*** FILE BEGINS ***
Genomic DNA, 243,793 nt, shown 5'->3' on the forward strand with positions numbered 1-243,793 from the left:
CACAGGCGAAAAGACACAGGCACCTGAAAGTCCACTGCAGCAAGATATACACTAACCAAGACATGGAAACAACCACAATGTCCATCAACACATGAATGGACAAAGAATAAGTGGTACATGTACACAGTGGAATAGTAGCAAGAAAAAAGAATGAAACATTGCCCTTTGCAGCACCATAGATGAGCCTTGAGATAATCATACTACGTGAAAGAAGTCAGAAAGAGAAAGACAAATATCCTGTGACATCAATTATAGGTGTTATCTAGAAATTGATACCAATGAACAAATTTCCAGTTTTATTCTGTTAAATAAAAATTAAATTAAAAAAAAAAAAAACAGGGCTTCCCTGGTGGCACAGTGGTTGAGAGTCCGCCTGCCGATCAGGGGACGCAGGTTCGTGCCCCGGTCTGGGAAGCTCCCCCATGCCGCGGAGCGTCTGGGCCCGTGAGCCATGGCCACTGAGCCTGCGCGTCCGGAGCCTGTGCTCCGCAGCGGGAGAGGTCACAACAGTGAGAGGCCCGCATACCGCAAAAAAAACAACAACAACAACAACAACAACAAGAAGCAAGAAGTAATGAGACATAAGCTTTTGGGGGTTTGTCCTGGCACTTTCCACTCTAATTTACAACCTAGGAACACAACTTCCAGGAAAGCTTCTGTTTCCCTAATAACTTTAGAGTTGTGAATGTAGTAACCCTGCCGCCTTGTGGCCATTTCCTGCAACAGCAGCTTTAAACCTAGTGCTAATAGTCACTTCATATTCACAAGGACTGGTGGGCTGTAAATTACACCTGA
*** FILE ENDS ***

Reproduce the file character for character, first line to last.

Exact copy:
Genomic DNA, 243,793 nt, shown 5'->3' on the forward strand with positions numbered 1-243,793 from the left:
CACAGGCGAAAAGACACAGGCACCTGAAAGTCCACTGCAGCAAGATATACACTAACCAAGACATGGAAACAACCACAATGTCCATCAACACATGAATGGACAAAGAATAAGTGGTACATGTACACAGTGGAATAGTAGCAAGAAAAAAGAATGAAACATTGCCCTTTGCAGCACCATAGATGAGCCTTGAGATAATCATACTACGTGAAAGAAGTCAGAAAGAGAAAGACAAATATCCTGTGACATCAATTATAGGTGTTATCTAGAAATTGATACCAATGAACAAATTTCCAGTTTTATTCTGTTAAATAAAAATTAAATTAAAAAAAAAAAAAACAGGGCTTCCCTGGTGGCACAGTGGTTGAGAGTCCGCCTGCCGATCAGGGGACGCAGGTTCGTGCCCCGGTCTGGGAAGCTCCCCCATGCCGCGGAGCGTCTGGGCCCGTGAGCCATGGCCACTGAGCCTGCGCGTCCGGAGCCTGTGCTCCGCAGCGGGAGAGGTCACAACAGTGAGAGGCCCGCATACCGCAAAAAAAACAACAACAACAACAACAACAACAAGAAGCAAGAAGTAATGAGACATAAGCTTTTGGGGGTTTGTCCTGGCACTTTCCACTCTAATTTACAACCTAGGAACACAACTTCCAGGAAAGCTTCTGTTTCCCTAATAACTTTAGAGTTGTGAATGTAGTAACCCTGCCGCCTTGTGGCCATTTCCTGCAACAGCAGCTTTAAACCTAGTGCTAATAGTCACTTCATATTCACAAGGACTGGTGGGCTGTAAATTACACCTGA